0

Retired Albany educator “roasted” at event

Albany educator Jones is fund-raiser honoree

Interim Dougherty County School Superintendent David Mosely (dark suit) and his wife June, far right, talk with Chris Hardy and Rebecca Monroe at the Jones roast. (Staff Photo: Jim West)

Interim Dougherty County School Superintendent David Mosely (dark suit) and his wife June, far right, talk with Chris Hardy and Rebecca Monroe at the Jones roast. (Staff Photo: Jim West)

photo

Honoree T. Marshall Jones, left, listens as his old friend Leroy Bynum roasts him from the podium. (Staff Photo: Jim West)

photo

John Culbreath, former Dougherty County school superintendent, left, talks with roaster Clift Felton. (Staff Photo: Jim West)

photo

Left to right: Darrel Ealum, Chis Hardy, Rebecca Monroe and Joe Najjar attended the Jones roast event. Staff Photo: Jim West)

photo

Roast honoree T. Marshall Jones speaks with Karen Dunning, left, daughter Stephanie Jones, right, and niece Kendyl Dyer. (Staff Photo: Jim West)

photo

Dinner music at the roast was provided by Alonzo Maddox (Staff Photo: Jim West)

/ALBANY — The spotlight was on educator, scholar and musician T. Marshall Jones Friday evening, though many of his compliments were laced with good-natured barbs. Jones was the honored guest at this year’s Roast and Silent Auction, a fund-raising event by the Albany Technical College Foundation.

“In my 19 years in Albany, it appears that just about everywhere there is something the community is trying to accomplish and do good, Jones is there participating and contributing,” said Dr. Anthony O. Parker, president of Albany Technical College. “Certainly when the college has called on him he was there to support us. We were just happy when he agreed to be roasted.”

Previous “roastees” include U.S. Rep. Sanford Bishop Jr., D-Albany, Dr. Charles Gillespie, former Dougherty County school superintendent John Culbreath and Joel Wernick, CEO of Phoebe Putney Memorial Hospital, Parker said.

According to Parker, Albany Technical College relies on funds generated by the annual roasts to assist students in their pursuit of a quality technical education. The funds also provide new equipment and support instruction and faculty training, Parker said.

“Roast funds have generally been for scholarships for students where Hope (scholarships) and Pell (grants) didn’t pick up, or for students who are just about out of financial aid and in their last semester, or for students who need to take the GED and are a little short of funds,” Parker said.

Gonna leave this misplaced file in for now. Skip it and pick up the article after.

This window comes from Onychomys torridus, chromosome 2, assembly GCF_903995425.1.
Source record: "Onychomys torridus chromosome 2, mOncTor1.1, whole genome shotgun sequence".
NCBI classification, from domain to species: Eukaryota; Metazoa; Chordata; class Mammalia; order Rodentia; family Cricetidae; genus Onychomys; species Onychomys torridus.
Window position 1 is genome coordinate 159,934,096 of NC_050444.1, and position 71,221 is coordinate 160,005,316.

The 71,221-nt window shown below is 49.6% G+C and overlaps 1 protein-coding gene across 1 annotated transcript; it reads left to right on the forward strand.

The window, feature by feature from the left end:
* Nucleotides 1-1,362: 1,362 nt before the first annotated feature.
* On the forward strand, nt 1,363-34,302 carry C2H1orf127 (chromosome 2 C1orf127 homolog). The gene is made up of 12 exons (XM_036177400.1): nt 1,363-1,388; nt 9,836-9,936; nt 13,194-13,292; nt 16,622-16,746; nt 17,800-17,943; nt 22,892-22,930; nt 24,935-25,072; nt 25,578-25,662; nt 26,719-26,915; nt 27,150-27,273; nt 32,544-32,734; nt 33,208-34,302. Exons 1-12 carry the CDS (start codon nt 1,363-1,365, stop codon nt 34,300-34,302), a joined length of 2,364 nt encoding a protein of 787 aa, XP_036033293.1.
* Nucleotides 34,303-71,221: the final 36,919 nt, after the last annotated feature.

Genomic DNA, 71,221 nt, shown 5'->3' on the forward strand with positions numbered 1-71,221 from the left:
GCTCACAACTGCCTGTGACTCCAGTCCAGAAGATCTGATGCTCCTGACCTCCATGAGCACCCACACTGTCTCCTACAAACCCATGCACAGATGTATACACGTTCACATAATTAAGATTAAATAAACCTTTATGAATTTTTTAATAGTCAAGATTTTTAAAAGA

Parker said about 75 percent of ATC students are economically disadvantaged and qualify for Title IV financial aid.

Jones was employed for 33 years at Albany State University, where he served as Director of Bands, Chairman of the Music Department and Professor and Chairman of the Fine Arts Department. Jones “retired” in 1996, but remained as Adjunct Professor of Music at ASU until retiring once again in 2010. The university’s T. Marshall Jones Fine Arts Performance and Lyceum Series is named in Jones’ honor.

“I’m excited someone thought enough of me to do something of this magnitude,” Jones said just prior to the roast. “I was present when they roasted Dr. Culbreath. You sit there and you take in what’s going on, but you don’t realize how it affects you when you’re the object of whatever it is. I’m putting on my breastplate of armor and I hope I have enough on that I can ward off those darts and spears that will be coming my way. I’m grateful to the people who have worked so hard to bring this to fruition.”

As Jones sat silently on stage, his roast began with his old friend Clift E. Felton, retired education and administrator of the Terrell County schools. For around 15 minutes the honoree endured humorous jabs, accented by laughter from the audience.

Other roasters were Dr. James L. Hill, chair of College of Arts and Humanities at Albany State University; Patsy Martin, Realtor with Coldwell Banker/Walden & Kirkland Realtors and Dr. Leroy E. Bynum Jr., dean of Fine Arts and Humanities at ASU.

Toward the end of his roast, Bynum paid tribute to Jones with a stirring tenor rendition of “Sunrise Sunset” from the hit 1964 musical “Fiddler on the Roof.”